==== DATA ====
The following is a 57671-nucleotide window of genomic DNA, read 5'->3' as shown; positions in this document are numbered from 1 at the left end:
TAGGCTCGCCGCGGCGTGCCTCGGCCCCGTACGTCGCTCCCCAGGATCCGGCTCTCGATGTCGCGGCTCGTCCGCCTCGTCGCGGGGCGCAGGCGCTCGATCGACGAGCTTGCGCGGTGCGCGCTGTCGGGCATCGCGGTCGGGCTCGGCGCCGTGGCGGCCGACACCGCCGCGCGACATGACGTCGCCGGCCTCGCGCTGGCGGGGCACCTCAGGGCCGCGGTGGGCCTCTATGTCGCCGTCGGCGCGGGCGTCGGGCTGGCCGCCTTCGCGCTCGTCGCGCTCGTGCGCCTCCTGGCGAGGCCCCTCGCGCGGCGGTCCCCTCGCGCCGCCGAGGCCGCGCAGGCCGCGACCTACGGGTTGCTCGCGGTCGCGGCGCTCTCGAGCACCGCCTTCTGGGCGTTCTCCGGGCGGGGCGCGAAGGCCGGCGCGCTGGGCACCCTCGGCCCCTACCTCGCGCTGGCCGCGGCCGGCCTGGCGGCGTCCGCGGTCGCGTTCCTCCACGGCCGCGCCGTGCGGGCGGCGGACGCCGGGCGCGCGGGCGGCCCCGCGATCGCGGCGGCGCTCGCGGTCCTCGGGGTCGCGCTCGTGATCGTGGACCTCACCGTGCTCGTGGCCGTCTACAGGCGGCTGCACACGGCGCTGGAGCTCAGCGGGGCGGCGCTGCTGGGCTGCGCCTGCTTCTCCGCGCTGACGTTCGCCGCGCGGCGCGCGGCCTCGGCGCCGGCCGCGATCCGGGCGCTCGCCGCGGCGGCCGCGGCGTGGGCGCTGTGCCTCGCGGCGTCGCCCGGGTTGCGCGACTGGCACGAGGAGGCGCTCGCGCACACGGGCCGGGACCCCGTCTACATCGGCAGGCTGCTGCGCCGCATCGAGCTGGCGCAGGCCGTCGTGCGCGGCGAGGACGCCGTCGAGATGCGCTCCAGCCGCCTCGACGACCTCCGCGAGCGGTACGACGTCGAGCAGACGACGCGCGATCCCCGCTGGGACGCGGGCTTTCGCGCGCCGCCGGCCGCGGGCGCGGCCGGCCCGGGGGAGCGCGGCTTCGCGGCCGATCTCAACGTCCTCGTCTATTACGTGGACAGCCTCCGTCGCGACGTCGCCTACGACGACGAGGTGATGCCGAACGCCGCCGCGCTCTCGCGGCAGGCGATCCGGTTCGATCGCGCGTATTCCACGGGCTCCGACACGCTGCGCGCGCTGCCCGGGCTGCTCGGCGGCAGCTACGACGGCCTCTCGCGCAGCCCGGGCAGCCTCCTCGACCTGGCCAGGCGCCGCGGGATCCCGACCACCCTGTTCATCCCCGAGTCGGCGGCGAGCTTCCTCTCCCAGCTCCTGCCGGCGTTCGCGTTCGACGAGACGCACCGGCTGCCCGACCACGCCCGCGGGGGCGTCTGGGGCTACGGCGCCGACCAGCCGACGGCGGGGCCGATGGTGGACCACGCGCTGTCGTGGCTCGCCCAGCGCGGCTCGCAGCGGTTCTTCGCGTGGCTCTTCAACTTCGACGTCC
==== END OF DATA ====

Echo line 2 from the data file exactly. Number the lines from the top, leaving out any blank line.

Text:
TAGGCTCGCCGCGGCGTGCCTCGGCCCCGTACGTCGCTCCCCAGGATCCGGCTCTCGATGTCGCGGCTCGTCCGCCTCGTCGCGGGGCGCAGGCGCTCGATCGACGAGCTTGCGCGGTGCGCGCTGTCGGGCATCGCGGTCGGGCTCGGCGCCGTGGCGGCCGACACCGCCGCGCGACATGACGTCGCCGGCCTCGCGCTGGCGGGGCACCTCAGGGCCGCGGTGGGCCTCTATGTCGCCGTCGGCGCGGGCGTCGGGCTGGCCGCCTTCGCGCTCGTCGCGCTCGTGCGCCTCCTGGCGAGGCCCCTCGCGCGGCGGTCCCCTCGCGCCGCCGAGGCCGCGCAGGCCGCGACCTACGGGTTGCTCGCGGTCGCGGCGCTCTCGAGCACCGCCTTCTGGGCGTTCTCCGGGCGGGGCGCGAAGGCCGGCGCGCTGGGCACCCTCGGCCCCTACCTCGCGCTGGCCGCGGCCGGCCTGGCGGCGTCCGCGGTCGCGTTCCTCCACGGCCGCGCCGTGCGGGCGGCGGACGCCGGGCGCGCGGGCGGCCCCGCGATCGCGGCGGCGCTCGCGGTCCTCGGGGTCGCGCTCGTGATCGTGGACCTCACCGTGCTCGTGGCCGTCTACAGGCGGCTGCACACGGCGCTGGAGCTCAGCGGGGCGGCGCTGCTGGGCTGCGCCTGCTTCTCCGCGCTGACGTTCGCCGCGCGGCGCGCGGCCTCGGCGCCGGCCGCGATCCGGGCGCTCGCCGCGGCGGCCGCGGCGTGGGCGCTGTGCCTCGCGGCGTCGCCCGGGTTGCGCGACTGGCACGAGGAGGCGCTCGCGCACACGGGCCGGGACCCCGTCTACATCGGCAGGCTGCTGCGCCGCATCGAGCTGGCGCAGGCCGTCGTGCGCGGCGAGGACGCCGTCGAGATGCGCTCCAGCCGCCTCGACGACCTCCGCGAGCGGTACGACGTCGAGCAGACGACGCGCGATCCCCGCTGGGACGCGGGCTTTCGCGCGCCGCCGGCCGCGGGCGCGGCCGGCCCGGGGGAGCGCGGCTTCGCGGCCGATCTCAACGTCCTCGTCTATTACGTGGACAGCCTCCGTCGCGACGTCGCCTACGACGACGAGGTGATGCCGAACGCCGCCGCGCTCTCGCGGCAGGCGATCCGGTTCGATCGCGCGTATTCCACGGGCTCCGACACGCTGCGCGCGCTGCCCGGGCTGCTCGGCGGCAGCTACGACGGCCTCTCGCGCAGCCCGGGCAGCCTCCTCGACCTGGCCAGGCGCCGCGGGATCCCGACCACCCTGTTCATCCCCGAGTCGGCGGCGAGCTTCCTCTCCCAGCTCCTGCCGGCGTTCGCGTTCGACGAGACGCACCGGCTGCCCGACCACGCCCGCGGGGGCGTCTGGGGCTACGGCGCCGACCAGCCGACGGCGGGGCCGATGGTGGACCACGCGCTGTCGTGGCTCGCCCAGCGCGGCTCGCAGCGGTTCTTCGCGTGGCTCTTCAACTTCGACGTCC